Climate change effects

In Australia, there has been an average warming in the climate of just over one degree Celsius since 1910. Eight of the hottest ten years recorded have occurred since 2005 and extreme heat events are becoming more frequent. Although weather extremes have always occurred, the number of extreme periods and new heat and drought records are increasing with climate change.

The global sea level has risen more than 20 cm, on average, since 1880. Since 1993, sea levels around the north, northwest and southeast of Australia have risen at a greater rate than the global average, while rates of sea level rise around the south and northeast have been approximately the same as or slightly below the global average.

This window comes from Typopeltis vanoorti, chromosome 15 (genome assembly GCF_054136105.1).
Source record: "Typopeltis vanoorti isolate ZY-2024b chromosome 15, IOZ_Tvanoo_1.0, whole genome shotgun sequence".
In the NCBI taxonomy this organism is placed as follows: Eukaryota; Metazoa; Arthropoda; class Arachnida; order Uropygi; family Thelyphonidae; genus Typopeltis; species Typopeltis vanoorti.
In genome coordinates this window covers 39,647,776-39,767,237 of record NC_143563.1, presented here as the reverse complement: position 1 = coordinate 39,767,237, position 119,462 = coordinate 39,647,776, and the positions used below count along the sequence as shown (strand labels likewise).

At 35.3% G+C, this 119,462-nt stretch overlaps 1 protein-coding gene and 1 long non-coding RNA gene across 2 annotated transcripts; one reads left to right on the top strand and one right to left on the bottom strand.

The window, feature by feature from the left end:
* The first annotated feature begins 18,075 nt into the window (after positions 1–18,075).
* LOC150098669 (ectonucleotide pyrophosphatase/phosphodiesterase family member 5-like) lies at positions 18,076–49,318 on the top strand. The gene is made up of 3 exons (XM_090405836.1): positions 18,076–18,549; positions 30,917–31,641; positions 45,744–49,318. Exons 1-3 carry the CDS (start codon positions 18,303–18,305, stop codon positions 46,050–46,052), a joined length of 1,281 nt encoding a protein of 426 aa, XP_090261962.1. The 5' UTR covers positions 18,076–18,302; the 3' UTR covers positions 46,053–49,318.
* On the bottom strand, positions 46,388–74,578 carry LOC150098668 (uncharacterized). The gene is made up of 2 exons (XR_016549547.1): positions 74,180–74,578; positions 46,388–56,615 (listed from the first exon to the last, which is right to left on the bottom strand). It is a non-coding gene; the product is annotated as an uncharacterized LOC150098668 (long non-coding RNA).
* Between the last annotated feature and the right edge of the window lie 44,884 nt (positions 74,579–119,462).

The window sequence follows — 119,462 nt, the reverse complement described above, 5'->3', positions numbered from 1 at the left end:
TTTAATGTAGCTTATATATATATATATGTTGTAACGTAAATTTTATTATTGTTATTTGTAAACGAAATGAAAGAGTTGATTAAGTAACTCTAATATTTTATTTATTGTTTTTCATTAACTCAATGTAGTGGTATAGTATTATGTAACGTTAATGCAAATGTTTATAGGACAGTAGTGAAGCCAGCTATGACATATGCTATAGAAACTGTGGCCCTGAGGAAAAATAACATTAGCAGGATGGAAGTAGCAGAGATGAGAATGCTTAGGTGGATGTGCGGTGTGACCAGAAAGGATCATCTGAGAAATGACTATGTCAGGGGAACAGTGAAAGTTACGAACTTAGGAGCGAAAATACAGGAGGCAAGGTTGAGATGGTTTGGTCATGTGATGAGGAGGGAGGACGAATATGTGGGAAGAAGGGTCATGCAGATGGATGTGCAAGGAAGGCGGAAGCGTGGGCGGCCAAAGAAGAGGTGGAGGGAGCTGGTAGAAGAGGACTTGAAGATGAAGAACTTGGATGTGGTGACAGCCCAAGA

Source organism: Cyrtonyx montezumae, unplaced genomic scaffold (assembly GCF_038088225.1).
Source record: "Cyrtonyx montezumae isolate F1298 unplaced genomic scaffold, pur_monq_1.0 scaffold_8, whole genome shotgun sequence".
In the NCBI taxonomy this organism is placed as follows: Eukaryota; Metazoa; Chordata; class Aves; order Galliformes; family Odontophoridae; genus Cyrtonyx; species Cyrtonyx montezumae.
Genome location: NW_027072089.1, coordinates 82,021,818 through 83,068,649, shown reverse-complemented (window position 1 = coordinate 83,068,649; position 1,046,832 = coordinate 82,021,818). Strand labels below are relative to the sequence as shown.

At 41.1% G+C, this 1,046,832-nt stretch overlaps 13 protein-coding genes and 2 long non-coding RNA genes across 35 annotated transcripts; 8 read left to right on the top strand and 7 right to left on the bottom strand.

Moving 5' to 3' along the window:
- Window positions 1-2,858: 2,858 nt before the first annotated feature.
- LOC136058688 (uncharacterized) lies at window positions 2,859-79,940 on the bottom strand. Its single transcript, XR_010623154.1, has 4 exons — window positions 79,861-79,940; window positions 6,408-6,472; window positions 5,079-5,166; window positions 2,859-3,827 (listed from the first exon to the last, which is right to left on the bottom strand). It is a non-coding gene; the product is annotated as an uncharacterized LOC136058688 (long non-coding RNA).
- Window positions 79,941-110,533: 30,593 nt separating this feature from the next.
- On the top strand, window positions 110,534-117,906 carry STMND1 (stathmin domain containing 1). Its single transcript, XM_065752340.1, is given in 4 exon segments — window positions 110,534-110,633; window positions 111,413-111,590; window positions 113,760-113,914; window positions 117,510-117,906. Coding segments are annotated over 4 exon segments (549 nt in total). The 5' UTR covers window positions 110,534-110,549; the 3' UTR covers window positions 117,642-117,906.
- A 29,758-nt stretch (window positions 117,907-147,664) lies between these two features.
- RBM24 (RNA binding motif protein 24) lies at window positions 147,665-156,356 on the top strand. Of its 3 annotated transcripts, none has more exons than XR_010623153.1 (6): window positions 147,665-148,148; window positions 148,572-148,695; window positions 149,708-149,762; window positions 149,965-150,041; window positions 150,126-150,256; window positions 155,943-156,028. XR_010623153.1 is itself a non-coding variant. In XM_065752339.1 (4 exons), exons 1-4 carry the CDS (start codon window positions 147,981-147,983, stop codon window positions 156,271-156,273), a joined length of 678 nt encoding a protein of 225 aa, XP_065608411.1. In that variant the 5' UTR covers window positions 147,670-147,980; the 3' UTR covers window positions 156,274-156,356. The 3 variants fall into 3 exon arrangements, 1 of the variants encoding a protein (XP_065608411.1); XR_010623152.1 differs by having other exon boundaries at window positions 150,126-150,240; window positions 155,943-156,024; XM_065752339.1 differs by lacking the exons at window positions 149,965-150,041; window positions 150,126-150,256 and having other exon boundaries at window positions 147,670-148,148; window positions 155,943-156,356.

Some low-lying Pacific Nations are suffering from rising sea levels and erosion, as are inhabitants of some Torres Strait Islands. In May 2019, it was reported both nationally and internationally that a group of Torres Strait Islanders was lodging a complaint with the United Nations Human Rights Committee about climate inaction by the Australian Government. The lead lawyer for the case stated ‘the predicted future impacts of climate change …, including the total submergence of ancestral homelands, is a sufficiently severe impact as to constitute a violation of the rights to culture, family and life’.